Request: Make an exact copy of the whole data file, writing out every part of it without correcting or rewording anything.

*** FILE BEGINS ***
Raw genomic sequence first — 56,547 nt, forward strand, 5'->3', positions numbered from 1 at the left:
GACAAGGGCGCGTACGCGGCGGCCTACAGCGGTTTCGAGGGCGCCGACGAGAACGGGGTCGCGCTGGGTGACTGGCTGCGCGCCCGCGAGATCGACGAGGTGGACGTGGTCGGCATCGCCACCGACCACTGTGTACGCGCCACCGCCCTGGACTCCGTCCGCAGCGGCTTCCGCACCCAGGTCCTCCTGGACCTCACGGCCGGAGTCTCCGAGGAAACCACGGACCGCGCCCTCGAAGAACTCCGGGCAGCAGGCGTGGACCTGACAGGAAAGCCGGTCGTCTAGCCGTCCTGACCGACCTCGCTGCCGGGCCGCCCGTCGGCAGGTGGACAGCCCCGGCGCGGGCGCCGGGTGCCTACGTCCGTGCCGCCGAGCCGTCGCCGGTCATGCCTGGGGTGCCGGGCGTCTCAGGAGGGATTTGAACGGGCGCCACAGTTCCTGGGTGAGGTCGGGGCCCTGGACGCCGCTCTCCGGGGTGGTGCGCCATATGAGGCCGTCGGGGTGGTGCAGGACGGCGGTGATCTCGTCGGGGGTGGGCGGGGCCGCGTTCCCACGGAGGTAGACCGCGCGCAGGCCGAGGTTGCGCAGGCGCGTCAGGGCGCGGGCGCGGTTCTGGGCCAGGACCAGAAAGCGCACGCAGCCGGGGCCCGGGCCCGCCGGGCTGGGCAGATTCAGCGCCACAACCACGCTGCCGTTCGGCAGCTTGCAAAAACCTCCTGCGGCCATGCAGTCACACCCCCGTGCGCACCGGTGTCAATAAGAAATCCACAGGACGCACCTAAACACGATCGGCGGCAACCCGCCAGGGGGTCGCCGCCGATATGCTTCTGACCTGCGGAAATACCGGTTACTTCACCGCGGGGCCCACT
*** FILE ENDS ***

Raw genomic sequence first — 56,547 nt, forward strand, 5'->3', positions numbered from 1 at the left:
GACAAGGGCGCGTACGCGGCGGCCTACAGCGGTTTCGAGGGCGCCGACGAGAACGGGGTCGCGCTGGGTGACTGGCTGCGCGCCCGCGAGATCGACGAGGTGGACGTGGTCGGCATCGCCACCGACCACTGTGTACGCGCCACCGCCCTGGACTCCGTCCGCAGCGGCTTCCGCACCCAGGTCCTCCTGGACCTCACGGCCGGAGTCTCCGAGGAAACCACGGACCGCGCCCTCGAAGAACTCCGGGCAGCAGGCGTGGACCTGACAGGAAAGCCGGTCGTCTAGCCGTCCTGACCGACCTCGCTGCCGGGCCGCCCGTCGGCAGGTGGACAGCCCCGGCGCGGGCGCCGGGTGCCTACGTCCGTGCCGCCGAGCCGTCGCCGGTCATGCCTGGGGTGCCGGGCGTCTCAGGAGGGATTTGAACGGGCGCCACAGTTCCTGGGTGAGGTCGGGGCCCTGGACGCCGCTCTCCGGGGTGGTGCGCCATATGAGGCCGTCGGGGTGGTGCAGGACGGCGGTGATCTCGTCGGGGGTGGGCGGGGCCGCGTTCCCACGGAGGTAGACCGCGCGCAGGCCGAGGTTGCGCAGGCGCGTCAGGGCGCGGGCGCGGTTCTGGGCCAGGACCAGAAAGCGCACGCAGCCGGGGCCCGGGCCCGCCGGGCTGGGCAGATTCAGCGCCACAACCACGCTGCCGTTCGGCAGCTTGCAAAAACCTCCTGCGGCCATGCAGTCACACCCCCGTGCGCACCGGTGTCAATAAGAAATCCACAGGACGCACCTAAACACGATCGGCGGCAACCCGCCAGGGGGTCGCCGCCGATATGCTTCTGACCTGCGGAAATACCGGTTACTTCACCGCGGGGCCCACT